Microsoft has other challenges as well. Historically Microsoft, with its dominant business of computer operating systems, has been an enterprise oriented company. The mobile phone business, on the other hand, is all about people. Mobile phones, over time, have become an integral part of people’s personalities. With the strides being taken in mobile technology, mobile phone could well represent the electronic control of all human life going forward. To become ubiquitous in that manner, Microsoft needs to create for itself a huge heart share before it can hope to drive up its market share. With electronic giants like Sony, Samsung and LG becoming path-breaking in handset designs and technologies, Apple continuing its formidable position and a host of other companies coming up with follow-on models, Microsoft cannot imagine that the current Lumia mobile phone line-up alone, however impressive it is, will drive a new high. As many as six manufacturers have already moved into smart watches as handy accessories to smart phones while Google is advancing with its Glass. Microsoft and Nokia have to come up with a grand expansive strategy of all-devices, including basic phones, feature phones, phablets, tablets and also a supplemental strategy to develop and market their own models of wearable computers. Nokia acquisition could tempt Microsoft to view it as a Windows OS initiative and lose track of a whole other important canvas of wider customer opportunity. Put differently, Nokia acquisition gets Microsoft a platform that can be developed further to cover the complete canvas of personal devices. Connecting emotionally and technologically with individuals, likely 7 billion subscribers, is both the challenge and opportunity that Microsoft now has.
Execution capability
Most acquisitions achieve their objectives and reap their synergies, or falter in the endeavor, in the execution processes. In any acquisition, the integration, harmonization, optimization and expansion processes that follow the acquisition milestone cannot afford to lose sight of the original strategic objectives unless the environment and strategic drivers themselves have changed substantially. Microsoft and Nokia need to be appreciative of the post-acquisition execution pitfalls. Fortunately, both companies are indeed well-positioned in this aspect, thanks to the two year old partnership for Windows phones and Stephen Elop being the continuing bridging leader. Whether or not there is truth in the rather uncharitable analysis of Finnish media that Elop has verily been the Trojan Horse for Nokia, Elop’s stewardship did provide clear direction to Nokia. He could coalesce the Nokia teams into one nimble organization to rediscover and refine its product engineering skills and also achieve a dramatic reduction in the product development, build and launch cycles at Nokia from 18 months to 6 months. Both Microsoft and Nokia technical teams could understand the hardware and software integration in the process, which augurs well for future post-acquisition processes mentioned above. What probably is required now is leveraging of the execution capability to develop grand product plans to capture the wider market opportunities discussed in the previous section, which can close current segment gaps and create new segments.
In terms of execution capability, it is probably Microsoft that would now need to double up, contrary to the traditional, and often misleading, presumption that the acquirer is more right than the acquired is. Microsoft must get into a virtuous and agile cycle of upgrading its Windows platform every year and providing updates every six months. Such upgrades must be friendly to generations of devices, and also simultaneous with application development. Without such agility in OS development, it is unlikely that the new Nokia mobile business would be able to face the competition from the likes of Apple and Google. In addition, new software needs to be developed for wearable computers. Microsoft would also need to develop the capability for mass customization of its products, across the segments. Both low-end and low-cost devices as well as high-end and high premium devices would be equally important. In addition, the corporation would need different execution models for different countries, particularly for the populous countries like India, as brought out by Nokia India MD in a recent interview. This strategy may require new operational models as well. Traditionally, Nokia made its low cost models in countries such as India. In future, manufacture of such phones may have to be outsourced and the Indian plants upgraded to manufacture more premium products.  Post-acquisition, the execution models would also be challenged by the fact that centre of gravity of Nokia as an organization lies in its Finland headquarters and the growth drivers in the international markets. Execution improved with Elop basing himself in Finland. With Elop returning to Redmond, new execution models which balance centralization and decentralization as well as accountability and empowerment in the combined outfit would need to be evolved.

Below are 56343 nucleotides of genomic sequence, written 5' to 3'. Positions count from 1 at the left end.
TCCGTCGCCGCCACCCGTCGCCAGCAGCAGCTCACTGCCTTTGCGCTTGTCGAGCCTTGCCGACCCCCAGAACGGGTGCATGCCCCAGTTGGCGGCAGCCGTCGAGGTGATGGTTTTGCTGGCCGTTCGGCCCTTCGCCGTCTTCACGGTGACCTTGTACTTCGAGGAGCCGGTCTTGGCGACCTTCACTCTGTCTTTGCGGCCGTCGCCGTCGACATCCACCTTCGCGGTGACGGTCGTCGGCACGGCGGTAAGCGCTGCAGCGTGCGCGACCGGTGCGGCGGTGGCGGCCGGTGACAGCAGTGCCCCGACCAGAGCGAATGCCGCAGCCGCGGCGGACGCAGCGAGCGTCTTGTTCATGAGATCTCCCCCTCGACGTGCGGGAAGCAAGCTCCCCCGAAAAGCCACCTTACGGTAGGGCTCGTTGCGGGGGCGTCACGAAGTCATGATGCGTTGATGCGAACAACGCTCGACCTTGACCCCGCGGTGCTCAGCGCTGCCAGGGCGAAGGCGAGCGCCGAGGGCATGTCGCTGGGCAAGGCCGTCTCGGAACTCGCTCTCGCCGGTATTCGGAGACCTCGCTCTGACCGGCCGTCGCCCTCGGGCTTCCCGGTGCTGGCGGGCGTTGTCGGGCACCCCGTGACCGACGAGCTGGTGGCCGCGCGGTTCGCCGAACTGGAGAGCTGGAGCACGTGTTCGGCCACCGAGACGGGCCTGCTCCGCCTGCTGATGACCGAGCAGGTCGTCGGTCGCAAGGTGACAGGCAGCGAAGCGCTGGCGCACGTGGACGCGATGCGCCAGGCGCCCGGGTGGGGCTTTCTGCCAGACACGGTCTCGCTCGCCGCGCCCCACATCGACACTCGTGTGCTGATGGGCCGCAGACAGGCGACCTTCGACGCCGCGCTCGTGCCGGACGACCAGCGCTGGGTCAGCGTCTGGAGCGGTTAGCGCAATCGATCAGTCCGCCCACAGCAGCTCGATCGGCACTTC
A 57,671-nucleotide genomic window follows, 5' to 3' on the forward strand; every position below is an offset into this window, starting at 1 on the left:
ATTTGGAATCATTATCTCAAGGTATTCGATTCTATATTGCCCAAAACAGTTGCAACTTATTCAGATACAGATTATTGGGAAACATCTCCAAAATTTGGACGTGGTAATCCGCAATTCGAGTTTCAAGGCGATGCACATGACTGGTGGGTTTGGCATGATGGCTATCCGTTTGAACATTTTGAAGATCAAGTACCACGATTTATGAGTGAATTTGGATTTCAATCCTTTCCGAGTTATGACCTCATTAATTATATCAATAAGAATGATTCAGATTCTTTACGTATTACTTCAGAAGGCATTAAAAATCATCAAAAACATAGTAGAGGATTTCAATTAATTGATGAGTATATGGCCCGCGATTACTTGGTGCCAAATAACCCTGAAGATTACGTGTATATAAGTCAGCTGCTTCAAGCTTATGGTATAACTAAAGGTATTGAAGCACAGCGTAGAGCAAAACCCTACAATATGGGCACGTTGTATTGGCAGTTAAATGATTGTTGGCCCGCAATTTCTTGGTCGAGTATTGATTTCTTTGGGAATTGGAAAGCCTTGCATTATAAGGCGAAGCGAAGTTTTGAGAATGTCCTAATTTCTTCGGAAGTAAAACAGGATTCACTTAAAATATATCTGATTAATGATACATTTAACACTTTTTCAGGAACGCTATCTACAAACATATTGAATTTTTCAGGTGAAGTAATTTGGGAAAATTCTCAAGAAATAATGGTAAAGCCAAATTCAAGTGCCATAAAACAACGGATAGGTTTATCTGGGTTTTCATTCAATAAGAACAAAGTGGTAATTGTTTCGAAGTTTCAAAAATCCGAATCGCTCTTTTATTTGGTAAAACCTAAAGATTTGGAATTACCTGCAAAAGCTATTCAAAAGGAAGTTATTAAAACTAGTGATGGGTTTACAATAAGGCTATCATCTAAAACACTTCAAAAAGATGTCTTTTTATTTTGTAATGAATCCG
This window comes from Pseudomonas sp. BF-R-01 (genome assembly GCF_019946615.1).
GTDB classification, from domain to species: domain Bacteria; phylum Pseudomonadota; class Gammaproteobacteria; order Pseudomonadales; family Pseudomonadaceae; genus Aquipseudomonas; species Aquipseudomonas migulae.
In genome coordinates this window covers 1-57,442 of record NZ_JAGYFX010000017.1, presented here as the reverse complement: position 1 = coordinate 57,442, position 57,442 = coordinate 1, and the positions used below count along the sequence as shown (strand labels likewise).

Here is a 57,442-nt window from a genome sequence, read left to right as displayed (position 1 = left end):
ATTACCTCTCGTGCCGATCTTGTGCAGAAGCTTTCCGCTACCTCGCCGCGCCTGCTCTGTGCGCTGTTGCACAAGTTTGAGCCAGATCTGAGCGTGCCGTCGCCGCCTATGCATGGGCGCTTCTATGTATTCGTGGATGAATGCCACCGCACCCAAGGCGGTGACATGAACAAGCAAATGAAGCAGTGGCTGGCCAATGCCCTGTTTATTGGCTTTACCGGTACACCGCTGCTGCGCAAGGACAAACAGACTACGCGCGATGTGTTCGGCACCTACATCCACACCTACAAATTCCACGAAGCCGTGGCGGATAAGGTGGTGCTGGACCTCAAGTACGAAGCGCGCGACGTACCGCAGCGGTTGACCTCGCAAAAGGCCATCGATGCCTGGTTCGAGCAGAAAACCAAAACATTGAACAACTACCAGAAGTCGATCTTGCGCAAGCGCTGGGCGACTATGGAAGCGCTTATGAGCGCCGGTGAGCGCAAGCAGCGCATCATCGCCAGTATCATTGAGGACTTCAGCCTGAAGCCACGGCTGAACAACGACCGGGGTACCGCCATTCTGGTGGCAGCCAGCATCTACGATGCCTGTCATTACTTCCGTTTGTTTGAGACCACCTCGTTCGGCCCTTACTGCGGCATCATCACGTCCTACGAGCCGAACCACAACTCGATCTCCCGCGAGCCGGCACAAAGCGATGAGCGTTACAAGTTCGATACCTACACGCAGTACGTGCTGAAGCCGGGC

More rewards than risks

Any acquisition has its risks. However,  Microsoft’s acquisition of Nokia seems to have more rewards than risks. The developed and developing industry environment clearly points tectonic shifts in computing and connectivity technologies and practices. Players like Microsoft and Nokia who are weighed down by late recognition of, and inadequate responses to, such trends must pool the resources end-to-end to reposition in the competitive game based on design successes. Clearly, there is ample strategic synergy which is also bolstered by attractive deal valuation. Even the challenging arena of execution has had some nice early traction, thanks to the strategic collaboration that was unveiled in 2011. The deal itself is fairly and equitably valued. The risks, of course, are that the dominant competitors who are all hardware giants, ably supported by universally popular operating systems, and who are already ahead of the curve with greater vibrancy across broader product range, would intensify unanticipated product development, taking Microsoft by surprise (once again!). By focusing on prudent and proactive execution and being cognizant of integrated technological trends and playing its part in accelerating and utilizing them with agile business and operational models, Microsoft can make the newly acquired Nokia connection work really well!
Posted by Dr CB Rao on September 9, 2013

3 comments: